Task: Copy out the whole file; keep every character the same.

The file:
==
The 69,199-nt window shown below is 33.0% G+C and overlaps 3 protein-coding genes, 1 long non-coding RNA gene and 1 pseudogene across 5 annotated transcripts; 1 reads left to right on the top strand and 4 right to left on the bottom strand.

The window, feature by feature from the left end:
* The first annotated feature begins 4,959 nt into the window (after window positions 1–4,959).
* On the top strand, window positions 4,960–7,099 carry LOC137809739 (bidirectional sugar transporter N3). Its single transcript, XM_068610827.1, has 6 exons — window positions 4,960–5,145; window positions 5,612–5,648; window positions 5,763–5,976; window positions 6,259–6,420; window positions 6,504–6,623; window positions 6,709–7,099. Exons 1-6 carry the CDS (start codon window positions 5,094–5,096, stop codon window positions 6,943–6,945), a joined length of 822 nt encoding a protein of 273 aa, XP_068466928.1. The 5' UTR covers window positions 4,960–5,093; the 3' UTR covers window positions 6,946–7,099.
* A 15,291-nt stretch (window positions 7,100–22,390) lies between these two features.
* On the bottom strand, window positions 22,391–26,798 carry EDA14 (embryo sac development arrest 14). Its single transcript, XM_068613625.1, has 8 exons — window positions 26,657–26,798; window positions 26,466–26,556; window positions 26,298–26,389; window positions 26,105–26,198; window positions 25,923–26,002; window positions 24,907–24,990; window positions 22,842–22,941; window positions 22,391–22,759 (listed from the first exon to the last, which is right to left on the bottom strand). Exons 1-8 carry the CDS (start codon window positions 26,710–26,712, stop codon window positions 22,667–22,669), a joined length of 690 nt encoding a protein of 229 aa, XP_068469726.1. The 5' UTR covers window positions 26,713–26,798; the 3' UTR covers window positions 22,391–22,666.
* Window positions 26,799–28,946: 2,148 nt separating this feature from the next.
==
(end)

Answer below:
The 69,199-nt window shown below is 33.0% G+C and overlaps 3 protein-coding genes, 1 long non-coding RNA gene and 1 pseudogene across 5 annotated transcripts; 1 reads left to right on the top strand and 4 right to left on the bottom strand.

The window, feature by feature from the left end:
* The first annotated feature begins 4,959 nt into the window (after window positions 1–4,959).
* On the top strand, window positions 4,960–7,099 carry LOC137809739 (bidirectional sugar transporter N3). Its single transcript, XM_068610827.1, has 6 exons — window positions 4,960–5,145; window positions 5,612–5,648; window positions 5,763–5,976; window positions 6,259–6,420; window positions 6,504–6,623; window positions 6,709–7,099. Exons 1-6 carry the CDS (start codon window positions 5,094–5,096, stop codon window positions 6,943–6,945), a joined length of 822 nt encoding a protein of 273 aa, XP_068466928.1. The 5' UTR covers window positions 4,960–5,093; the 3' UTR covers window positions 6,946–7,099.
* A 15,291-nt stretch (window positions 7,100–22,390) lies between these two features.
* On the bottom strand, window positions 22,391–26,798 carry EDA14 (embryo sac development arrest 14). Its single transcript, XM_068613625.1, has 8 exons — window positions 26,657–26,798; window positions 26,466–26,556; window positions 26,298–26,389; window positions 26,105–26,198; window positions 25,923–26,002; window positions 24,907–24,990; window positions 22,842–22,941; window positions 22,391–22,759 (listed from the first exon to the last, which is right to left on the bottom strand). Exons 1-8 carry the CDS (start codon window positions 26,710–26,712, stop codon window positions 22,667–22,669), a joined length of 690 nt encoding a protein of 229 aa, XP_068469726.1. The 5' UTR covers window positions 26,713–26,798; the 3' UTR covers window positions 22,391–22,666.
* Window positions 26,799–28,946: 2,148 nt separating this feature from the next.